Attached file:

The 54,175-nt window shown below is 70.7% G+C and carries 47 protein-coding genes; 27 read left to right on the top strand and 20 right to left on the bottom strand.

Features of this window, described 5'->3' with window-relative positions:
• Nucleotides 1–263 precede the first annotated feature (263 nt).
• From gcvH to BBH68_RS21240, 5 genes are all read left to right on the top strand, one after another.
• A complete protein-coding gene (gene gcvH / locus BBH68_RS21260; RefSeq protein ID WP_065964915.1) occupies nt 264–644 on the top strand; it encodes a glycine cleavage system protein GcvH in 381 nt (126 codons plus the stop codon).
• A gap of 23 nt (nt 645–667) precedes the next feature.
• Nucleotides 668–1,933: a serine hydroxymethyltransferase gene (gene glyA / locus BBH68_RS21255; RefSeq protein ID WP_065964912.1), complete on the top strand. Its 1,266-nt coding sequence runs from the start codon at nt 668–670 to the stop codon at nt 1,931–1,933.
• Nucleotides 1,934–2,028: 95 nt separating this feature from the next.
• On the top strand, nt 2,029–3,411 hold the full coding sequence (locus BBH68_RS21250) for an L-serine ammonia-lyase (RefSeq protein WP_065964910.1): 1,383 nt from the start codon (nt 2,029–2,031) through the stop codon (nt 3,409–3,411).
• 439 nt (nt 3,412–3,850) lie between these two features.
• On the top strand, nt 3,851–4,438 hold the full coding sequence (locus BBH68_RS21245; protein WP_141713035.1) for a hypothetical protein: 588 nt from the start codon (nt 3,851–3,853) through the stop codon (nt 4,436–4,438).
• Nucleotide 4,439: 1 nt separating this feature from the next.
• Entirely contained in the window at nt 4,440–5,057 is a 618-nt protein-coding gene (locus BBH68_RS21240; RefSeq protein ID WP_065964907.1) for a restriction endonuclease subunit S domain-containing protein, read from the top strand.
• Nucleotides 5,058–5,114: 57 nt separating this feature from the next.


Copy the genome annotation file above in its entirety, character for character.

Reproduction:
The 54,175-nt window shown below is 70.7% G+C and carries 47 protein-coding genes; 27 read left to right on the top strand and 20 right to left on the bottom strand.

Features of this window, described 5'->3' with window-relative positions:
• Nucleotides 1–263 precede the first annotated feature (263 nt).
• From gcvH to BBH68_RS21240, 5 genes are all read left to right on the top strand, one after another.
• A complete protein-coding gene (gene gcvH / locus BBH68_RS21260; RefSeq protein ID WP_065964915.1) occupies nt 264–644 on the top strand; it encodes a glycine cleavage system protein GcvH in 381 nt (126 codons plus the stop codon).
• A gap of 23 nt (nt 645–667) precedes the next feature.
• Nucleotides 668–1,933: a serine hydroxymethyltransferase gene (gene glyA / locus BBH68_RS21255; RefSeq protein ID WP_065964912.1), complete on the top strand. Its 1,266-nt coding sequence runs from the start codon at nt 668–670 to the stop codon at nt 1,931–1,933.
• Nucleotides 1,934–2,028: 95 nt separating this feature from the next.
• On the top strand, nt 2,029–3,411 hold the full coding sequence (locus BBH68_RS21250) for an L-serine ammonia-lyase (RefSeq protein WP_065964910.1): 1,383 nt from the start codon (nt 2,029–2,031) through the stop codon (nt 3,409–3,411).
• 439 nt (nt 3,412–3,850) lie between these two features.
• On the top strand, nt 3,851–4,438 hold the full coding sequence (locus BBH68_RS21245; protein WP_141713035.1) for a hypothetical protein: 588 nt from the start codon (nt 3,851–3,853) through the stop codon (nt 4,436–4,438).
• Nucleotide 4,439: 1 nt separating this feature from the next.
• Entirely contained in the window at nt 4,440–5,057 is a 618-nt protein-coding gene (locus BBH68_RS21240; RefSeq protein ID WP_065964907.1) for a restriction endonuclease subunit S domain-containing protein, read from the top strand.
• Nucleotides 5,058–5,114: 57 nt separating this feature from the next.